Philip Simpson, commercial director at ReFood, discusses the findings of a recent study into local authority food waste recycling collections and explains why he thinks “uniformity” is key to tackling the UK’s growing food waste mountain.
According to insight from WRAP, the UK wastes more than 9.5 million tonnes of food waste per annum – 70% of which is intended for human consumption. Breaking this figure down by sector, 16% (1.5m tonnes) is generated by food manufacturers, 12% (1.1m tonnes) is wasted by hospitality businesses and 3% (300k tonnes) by retailers. The remaining 70% (6.6m tonnes) is generated by households.
Estimates suggest that this waste has a value of £19 billion, with the edible fraction alone (6.5m tonnes) equating to 15 billion wasted meals and accounting for the unnecessary release of more than 25 million tonnes of greenhouse gas.
While much of this waste is down to poor planning, bulk buying, unwanted leftovers and plate scrapings, the fact of the matter is simple. A significant volume of food generated by households ends up in the bin.
In efforts to counteract this trend, businesses operating across the food supply chain are fighting back. Through process innovation, voluntary commitments, reduction tactics and recycling agreements, total national food waste volumes have tumbled by more than 25% since 2010.
Unfortunately, the same can’t be said for household levels. Indeed, consumer-generated food waste continues to grow, with a notable spike experienced during the COVID-19 pandemic. Food waste now comprises c.50% of black bag waste, with the average family throwing away between £250-and 400 of produce every year.
While much of this waste is down to poor planning, bulk buying, unwanted leftovers and plate scrapings, the fact of the matter is simple. A significant volume of food generated by households ends up in the bin. What’s more, with only 120 of the UK’s 343 councils providing residents with separate kerbside collections, the vast majority is simply landfilled.
Cutting household food waste, therefore, requires fundamental legislative change. Our lack of collection uniformity is not only costly but also hugely environmentally damaging. The system is outdated and disjointed, resulting in several unnecessary negative consequences.
The national impact of collection inconsistency
In March, The Solar Centre published a report exploring the disparity in food waste recycling rates across the UK. Split by local authority, the study collates collection volumes by geography and highlights the opportunities missed by a lack of system uniformity.
While some local authorities, such as Tunbridge Wells Borough Council, collect upwards of 245kg per person (per annum), figures from other areas are much less favourable. In Runnymede Council, for example, just two tonnes of food waste was collected for recycling last year, despite a population of 333,000 residents. Findings from In Your Area suggest that landfilling this waste costs upwards of £3.5 million.
To tackle consumer food waste, two things are clear. Firstly, we need to better equip the public with the knowledge, tools and education about the countless ways in which they can reduce food waste in the home. After all, from carefully planning meals, creating shopping lists and cutting portion sizes, to using leftovers and donating excess produce to community fridges, reducing food waste volumes isn’t as challenging as it may seem.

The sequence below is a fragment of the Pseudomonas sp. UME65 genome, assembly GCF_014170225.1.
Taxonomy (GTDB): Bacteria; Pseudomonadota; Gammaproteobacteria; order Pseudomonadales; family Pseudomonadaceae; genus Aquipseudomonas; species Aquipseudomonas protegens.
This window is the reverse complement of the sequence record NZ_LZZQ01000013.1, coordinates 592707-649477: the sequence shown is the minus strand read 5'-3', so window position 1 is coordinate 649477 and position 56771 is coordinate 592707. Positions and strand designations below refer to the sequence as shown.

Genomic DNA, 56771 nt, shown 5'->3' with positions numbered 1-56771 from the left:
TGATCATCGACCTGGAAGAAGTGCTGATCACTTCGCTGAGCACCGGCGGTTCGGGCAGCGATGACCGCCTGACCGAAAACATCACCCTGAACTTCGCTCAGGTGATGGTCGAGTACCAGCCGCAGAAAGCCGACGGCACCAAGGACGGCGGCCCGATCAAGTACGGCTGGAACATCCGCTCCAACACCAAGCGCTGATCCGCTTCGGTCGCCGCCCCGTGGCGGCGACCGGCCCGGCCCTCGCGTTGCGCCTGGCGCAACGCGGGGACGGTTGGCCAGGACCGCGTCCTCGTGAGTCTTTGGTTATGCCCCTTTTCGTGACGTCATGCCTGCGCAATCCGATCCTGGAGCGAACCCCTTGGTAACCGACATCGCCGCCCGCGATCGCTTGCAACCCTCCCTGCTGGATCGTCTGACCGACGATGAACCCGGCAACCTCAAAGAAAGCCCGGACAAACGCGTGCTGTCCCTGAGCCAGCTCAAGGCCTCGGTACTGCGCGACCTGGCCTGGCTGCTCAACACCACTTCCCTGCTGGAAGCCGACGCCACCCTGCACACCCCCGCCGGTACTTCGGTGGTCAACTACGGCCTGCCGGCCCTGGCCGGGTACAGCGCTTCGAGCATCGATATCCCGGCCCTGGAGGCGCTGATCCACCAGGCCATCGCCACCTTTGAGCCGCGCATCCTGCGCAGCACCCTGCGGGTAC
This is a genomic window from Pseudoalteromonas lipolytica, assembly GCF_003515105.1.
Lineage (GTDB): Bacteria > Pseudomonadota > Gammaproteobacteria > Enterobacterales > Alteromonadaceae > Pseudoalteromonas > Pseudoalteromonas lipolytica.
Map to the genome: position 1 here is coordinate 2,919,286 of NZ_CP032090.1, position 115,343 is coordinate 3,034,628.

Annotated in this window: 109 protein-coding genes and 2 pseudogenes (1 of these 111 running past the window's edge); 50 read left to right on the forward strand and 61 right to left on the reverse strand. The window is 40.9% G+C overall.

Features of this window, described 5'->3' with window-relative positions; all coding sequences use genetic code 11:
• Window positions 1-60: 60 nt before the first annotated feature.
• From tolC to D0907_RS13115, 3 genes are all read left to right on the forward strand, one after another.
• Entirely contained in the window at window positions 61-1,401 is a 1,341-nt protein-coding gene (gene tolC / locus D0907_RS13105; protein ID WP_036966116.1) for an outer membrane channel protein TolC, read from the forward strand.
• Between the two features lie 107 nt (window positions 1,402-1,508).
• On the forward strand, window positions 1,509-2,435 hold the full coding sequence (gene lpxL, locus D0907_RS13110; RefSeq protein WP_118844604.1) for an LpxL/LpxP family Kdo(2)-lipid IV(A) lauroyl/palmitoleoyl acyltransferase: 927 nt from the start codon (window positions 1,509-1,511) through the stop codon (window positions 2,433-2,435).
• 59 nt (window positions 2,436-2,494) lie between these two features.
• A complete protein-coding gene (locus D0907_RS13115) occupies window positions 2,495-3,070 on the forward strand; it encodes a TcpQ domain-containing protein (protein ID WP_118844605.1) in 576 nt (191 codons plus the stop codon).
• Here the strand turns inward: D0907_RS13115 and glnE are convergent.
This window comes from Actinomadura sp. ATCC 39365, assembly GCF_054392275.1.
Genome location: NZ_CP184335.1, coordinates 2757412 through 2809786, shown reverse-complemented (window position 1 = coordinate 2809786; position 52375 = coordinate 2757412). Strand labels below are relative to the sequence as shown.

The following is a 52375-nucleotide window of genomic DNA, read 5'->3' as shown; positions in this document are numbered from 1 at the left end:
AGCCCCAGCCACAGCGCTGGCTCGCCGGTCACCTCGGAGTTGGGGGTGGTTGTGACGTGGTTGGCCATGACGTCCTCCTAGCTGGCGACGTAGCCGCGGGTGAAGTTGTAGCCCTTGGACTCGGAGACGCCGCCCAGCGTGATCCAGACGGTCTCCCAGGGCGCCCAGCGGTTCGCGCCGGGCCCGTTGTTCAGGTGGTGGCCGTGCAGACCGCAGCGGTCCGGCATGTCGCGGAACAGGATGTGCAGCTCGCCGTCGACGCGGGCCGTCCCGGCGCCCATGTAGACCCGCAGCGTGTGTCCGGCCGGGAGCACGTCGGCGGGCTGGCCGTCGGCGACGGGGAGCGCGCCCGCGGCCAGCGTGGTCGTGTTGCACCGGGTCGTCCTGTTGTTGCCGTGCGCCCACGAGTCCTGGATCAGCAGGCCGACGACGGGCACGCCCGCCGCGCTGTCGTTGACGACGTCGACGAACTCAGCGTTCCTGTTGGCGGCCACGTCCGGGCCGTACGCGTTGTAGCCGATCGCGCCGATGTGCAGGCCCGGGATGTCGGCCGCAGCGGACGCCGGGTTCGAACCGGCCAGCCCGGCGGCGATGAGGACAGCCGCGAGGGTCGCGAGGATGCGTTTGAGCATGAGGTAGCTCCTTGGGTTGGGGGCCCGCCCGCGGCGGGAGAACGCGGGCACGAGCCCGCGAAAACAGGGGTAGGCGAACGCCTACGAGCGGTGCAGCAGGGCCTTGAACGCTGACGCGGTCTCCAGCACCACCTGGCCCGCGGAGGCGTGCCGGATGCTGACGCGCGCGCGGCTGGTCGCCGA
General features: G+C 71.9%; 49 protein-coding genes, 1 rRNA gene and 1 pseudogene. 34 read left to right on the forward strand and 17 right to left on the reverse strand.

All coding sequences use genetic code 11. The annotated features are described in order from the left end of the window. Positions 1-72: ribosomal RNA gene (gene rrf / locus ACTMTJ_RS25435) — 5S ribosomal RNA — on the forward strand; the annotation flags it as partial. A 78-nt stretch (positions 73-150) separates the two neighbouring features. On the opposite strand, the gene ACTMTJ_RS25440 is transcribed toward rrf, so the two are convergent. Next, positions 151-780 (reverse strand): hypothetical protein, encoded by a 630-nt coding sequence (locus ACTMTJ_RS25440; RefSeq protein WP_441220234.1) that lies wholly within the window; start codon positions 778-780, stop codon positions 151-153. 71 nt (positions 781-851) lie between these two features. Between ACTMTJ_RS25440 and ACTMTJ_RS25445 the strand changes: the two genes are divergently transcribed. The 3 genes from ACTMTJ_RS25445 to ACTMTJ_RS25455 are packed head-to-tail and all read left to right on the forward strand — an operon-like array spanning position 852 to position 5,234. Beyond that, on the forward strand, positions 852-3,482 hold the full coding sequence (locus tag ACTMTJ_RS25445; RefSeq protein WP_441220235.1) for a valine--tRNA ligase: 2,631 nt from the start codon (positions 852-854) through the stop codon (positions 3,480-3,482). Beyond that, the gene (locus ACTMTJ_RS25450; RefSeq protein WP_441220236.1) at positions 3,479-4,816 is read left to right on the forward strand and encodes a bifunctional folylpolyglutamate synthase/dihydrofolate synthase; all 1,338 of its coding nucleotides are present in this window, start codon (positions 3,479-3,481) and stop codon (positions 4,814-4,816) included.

Secondly, we need to provide solutions for the fraction of food waste that is considered unavoidable. While not a silver bullet, food waste recycling provides a simple and effective solution.
We need to better equip the public with the knowledge, tools and education about the countless ways in which they can reduce food waste in the home
At ReFood, we recycle food waste using the anaerobic digestion (AD) process to capture the biogas produced by the natural degradation of food and turn it into renewable energy. The resulting digestate can also be used to create a sustainable fertiliser; enabling beneficial nutrients to be reinvested back into the food chain.
Alongside diverting food waste away from landfill, AD prevents harmful greenhouse gases from being released into the atmosphere. This is hugely important as methane, released as food waste rots, is considered more than 21 times more damaging to the planet than CO2.
So, there’s a double benefit to the environment – firstly by preventing food from ending up in already overflowing landfill sites and, secondly, by using it to generate renewable energy and replace the chemical fertilisers used in farming.
We believe this is an area of focus where our approach must change. Every home in the UK should have access to regular kerbside food waste recycling collections. While the Government has long talked about rolling out food waste collections for all UK households, legislation has repeatedly been pushed back, and that looks unlikely to change in the near future.
Embracing change, driving results
While throwing away your leftover groceries may not seem important, the implications are greater than you may think. The time to act is now. Separate food waste collections must be implemented in England as soon as possible.
A clear, national strategy on kerbside collections that we can all support, alongside more support for households to minimise their avoidable waste, would really help to tackle the issue head-on.
A lack of uniformity in local authority kerbside collections is putting us further and further behind when it comes to cutting national food waste figures and preventing the damaging release of greenhouse gases.
The environmental impacts of inconsistent collections are clear – a lack of control when it comes to waste management. We need to step up to the plate, and quickly.
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